All Night Long

Funny how the memory plays tricks on you. For the longest time I keep remembering a mid-1990s 8.30pm sitcom starring Keith Barron, working in an all-night bakery. Sometimes I forget what it was called, and it takes ages to recall the title … but my mind keeps coming back to it.

All Night Long, written by Dick Fiddy and Mark Wallington, lasted for exactly six episodes, all of which aired in the summer of 1994.

I had it down as a cosy, prime time affair (it’s even directed and produced by Harold Snoad), but reading about it now, it’s nothing like that at all.

Barron plays an ex-con, recently out of prison for armed robbery. During his stint in jail, he learned how to bake, and is trying now to stay on the straight and narrow, in spite of all the temptations of London’s night life. He’s often accused of crimes by the regular PCs who make up the cast, along side a crime writer, a man who claims he was the shortest person ever to work for British Rail, and a burglar who is caught in the first episode breaking into the bakery, and given a chance to reform by Barron.

The Radio Times billed it like this:

First in a comedy series set in an all-night bakery, starring Keith Barron as reformed burglar Bill Chivers. Helping him run the bakery are Romanian exile Vanda (Maureen Beattie) and an elderly Scotsman, Tom, but the place is always crowded with an assortment of people who drop in for tea and a chat. In this first episode, Bill finds himself short of staff. The series is directed and produced by Harold Snoad , who was responsible for the cult comedy Keeping Up Appearances.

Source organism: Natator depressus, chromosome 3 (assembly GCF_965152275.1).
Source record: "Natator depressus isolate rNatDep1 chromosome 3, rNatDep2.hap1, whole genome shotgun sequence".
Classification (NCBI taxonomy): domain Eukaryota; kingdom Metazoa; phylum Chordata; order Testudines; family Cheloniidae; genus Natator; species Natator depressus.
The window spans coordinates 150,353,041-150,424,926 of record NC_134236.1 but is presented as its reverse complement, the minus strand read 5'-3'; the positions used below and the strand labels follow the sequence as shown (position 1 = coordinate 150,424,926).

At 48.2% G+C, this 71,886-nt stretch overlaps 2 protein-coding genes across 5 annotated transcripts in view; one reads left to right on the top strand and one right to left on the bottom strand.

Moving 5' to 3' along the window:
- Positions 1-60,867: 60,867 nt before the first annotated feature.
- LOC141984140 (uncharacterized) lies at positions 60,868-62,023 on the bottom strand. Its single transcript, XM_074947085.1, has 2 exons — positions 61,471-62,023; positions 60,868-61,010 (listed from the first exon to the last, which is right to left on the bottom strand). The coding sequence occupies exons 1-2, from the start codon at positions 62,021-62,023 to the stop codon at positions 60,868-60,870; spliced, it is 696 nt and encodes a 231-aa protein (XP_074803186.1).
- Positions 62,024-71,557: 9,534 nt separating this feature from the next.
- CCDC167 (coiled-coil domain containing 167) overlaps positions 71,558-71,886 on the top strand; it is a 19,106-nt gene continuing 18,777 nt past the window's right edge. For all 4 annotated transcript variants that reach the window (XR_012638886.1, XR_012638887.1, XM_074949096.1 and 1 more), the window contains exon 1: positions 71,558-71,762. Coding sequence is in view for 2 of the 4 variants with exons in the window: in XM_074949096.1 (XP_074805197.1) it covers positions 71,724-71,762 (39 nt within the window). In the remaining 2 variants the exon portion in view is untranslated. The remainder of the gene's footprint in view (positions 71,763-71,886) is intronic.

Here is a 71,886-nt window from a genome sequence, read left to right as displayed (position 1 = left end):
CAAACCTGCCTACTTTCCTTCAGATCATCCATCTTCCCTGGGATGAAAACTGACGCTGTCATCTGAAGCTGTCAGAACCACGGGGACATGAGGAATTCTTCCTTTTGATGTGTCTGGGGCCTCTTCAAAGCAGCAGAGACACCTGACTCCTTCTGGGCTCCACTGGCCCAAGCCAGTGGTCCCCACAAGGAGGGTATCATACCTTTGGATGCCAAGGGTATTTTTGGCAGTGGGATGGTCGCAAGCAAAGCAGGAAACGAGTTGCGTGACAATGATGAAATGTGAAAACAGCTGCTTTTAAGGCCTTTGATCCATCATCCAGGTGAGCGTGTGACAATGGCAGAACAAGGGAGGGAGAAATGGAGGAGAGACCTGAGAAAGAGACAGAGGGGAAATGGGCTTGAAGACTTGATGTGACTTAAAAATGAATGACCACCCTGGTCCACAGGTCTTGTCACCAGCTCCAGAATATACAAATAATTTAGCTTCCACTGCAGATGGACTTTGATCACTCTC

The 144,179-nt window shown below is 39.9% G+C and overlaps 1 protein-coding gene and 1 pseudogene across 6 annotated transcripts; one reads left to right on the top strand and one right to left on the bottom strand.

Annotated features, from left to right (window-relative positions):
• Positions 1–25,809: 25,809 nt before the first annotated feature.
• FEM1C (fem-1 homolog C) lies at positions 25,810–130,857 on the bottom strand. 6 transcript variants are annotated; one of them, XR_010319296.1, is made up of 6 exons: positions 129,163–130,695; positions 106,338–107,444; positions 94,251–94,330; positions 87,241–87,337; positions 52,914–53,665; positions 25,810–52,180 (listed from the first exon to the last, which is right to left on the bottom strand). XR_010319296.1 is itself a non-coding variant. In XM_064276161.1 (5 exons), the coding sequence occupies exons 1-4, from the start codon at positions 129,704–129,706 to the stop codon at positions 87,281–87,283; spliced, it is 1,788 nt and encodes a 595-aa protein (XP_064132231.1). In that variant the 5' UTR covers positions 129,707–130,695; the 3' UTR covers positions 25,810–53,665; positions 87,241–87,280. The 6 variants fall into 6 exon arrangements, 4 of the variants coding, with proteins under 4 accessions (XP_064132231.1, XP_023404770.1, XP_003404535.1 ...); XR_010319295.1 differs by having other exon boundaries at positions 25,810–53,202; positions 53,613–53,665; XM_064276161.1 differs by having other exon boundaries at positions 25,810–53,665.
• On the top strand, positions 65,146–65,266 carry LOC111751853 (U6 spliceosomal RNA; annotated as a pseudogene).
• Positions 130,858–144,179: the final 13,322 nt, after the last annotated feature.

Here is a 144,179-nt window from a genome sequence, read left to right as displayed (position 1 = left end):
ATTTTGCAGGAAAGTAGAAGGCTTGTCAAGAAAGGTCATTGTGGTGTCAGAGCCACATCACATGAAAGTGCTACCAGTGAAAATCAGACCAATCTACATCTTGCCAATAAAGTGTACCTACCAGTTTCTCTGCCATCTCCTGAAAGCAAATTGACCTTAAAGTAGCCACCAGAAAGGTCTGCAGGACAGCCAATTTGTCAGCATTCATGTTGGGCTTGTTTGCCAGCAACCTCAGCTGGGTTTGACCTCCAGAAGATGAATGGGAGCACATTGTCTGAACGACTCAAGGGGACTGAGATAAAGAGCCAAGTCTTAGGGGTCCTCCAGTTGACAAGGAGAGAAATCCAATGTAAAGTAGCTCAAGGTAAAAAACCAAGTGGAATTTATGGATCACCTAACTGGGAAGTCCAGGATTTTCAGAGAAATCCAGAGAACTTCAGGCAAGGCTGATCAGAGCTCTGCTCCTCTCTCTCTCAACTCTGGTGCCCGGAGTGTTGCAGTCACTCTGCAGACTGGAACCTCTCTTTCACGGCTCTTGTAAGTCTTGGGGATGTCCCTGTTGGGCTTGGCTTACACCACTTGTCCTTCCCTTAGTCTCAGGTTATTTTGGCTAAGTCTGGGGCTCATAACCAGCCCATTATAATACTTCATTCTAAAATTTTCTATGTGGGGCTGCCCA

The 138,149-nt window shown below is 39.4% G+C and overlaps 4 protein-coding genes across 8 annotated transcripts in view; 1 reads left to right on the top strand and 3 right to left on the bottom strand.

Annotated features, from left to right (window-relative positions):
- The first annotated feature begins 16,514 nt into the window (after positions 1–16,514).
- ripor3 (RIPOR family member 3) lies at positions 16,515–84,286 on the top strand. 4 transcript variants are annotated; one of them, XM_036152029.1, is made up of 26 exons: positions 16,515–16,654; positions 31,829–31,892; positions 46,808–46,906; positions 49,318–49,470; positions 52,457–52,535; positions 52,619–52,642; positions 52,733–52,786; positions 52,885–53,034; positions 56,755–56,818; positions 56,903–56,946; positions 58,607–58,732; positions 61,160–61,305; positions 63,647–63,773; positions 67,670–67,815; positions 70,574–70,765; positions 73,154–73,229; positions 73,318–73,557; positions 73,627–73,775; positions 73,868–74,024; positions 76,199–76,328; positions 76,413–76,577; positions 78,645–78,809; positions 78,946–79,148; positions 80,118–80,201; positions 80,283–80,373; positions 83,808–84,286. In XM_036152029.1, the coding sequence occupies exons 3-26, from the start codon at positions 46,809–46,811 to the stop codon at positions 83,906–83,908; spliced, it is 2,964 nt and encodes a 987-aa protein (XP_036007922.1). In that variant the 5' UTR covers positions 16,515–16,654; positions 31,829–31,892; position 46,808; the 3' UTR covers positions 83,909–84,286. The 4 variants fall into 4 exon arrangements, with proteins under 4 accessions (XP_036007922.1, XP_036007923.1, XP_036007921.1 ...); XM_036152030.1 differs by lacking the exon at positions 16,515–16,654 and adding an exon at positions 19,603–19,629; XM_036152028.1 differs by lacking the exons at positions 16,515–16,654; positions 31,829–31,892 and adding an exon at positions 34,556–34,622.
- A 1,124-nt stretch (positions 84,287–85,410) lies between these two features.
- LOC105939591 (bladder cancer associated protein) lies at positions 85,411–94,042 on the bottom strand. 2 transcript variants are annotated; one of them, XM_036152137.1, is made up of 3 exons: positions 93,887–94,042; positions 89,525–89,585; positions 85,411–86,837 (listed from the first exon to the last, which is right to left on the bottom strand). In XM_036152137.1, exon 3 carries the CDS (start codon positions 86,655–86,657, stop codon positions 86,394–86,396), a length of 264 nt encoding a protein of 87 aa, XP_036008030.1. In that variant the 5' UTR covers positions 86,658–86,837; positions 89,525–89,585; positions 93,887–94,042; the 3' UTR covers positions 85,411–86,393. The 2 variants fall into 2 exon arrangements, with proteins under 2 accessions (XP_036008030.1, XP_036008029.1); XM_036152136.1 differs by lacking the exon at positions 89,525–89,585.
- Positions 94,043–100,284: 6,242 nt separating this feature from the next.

Radio Times

In his Guide To TV Comedy, Mark Lewisohn concludes that the show ‘raised few laughs … an oil and water blend of dark comedy and quip humour … the writers ended up as dissatisfied with the mix as the reviewers’ and notes that the original pilot, called In The Dark was much darker, with the Barron role instead taken by Jim Carter, and finding the lure of crime much harder to resist.

I think that version might have been a good sitcom. The first episode though, didn’t make the top 70 for the week, but Broadcast still found time to mention it, saying that it easily saw off that week’s World In Action.

Anyway, I probably turned over afterwards to watch Ian Hislop on Room 101. Which isn’t the same as his appearance on the radio version.

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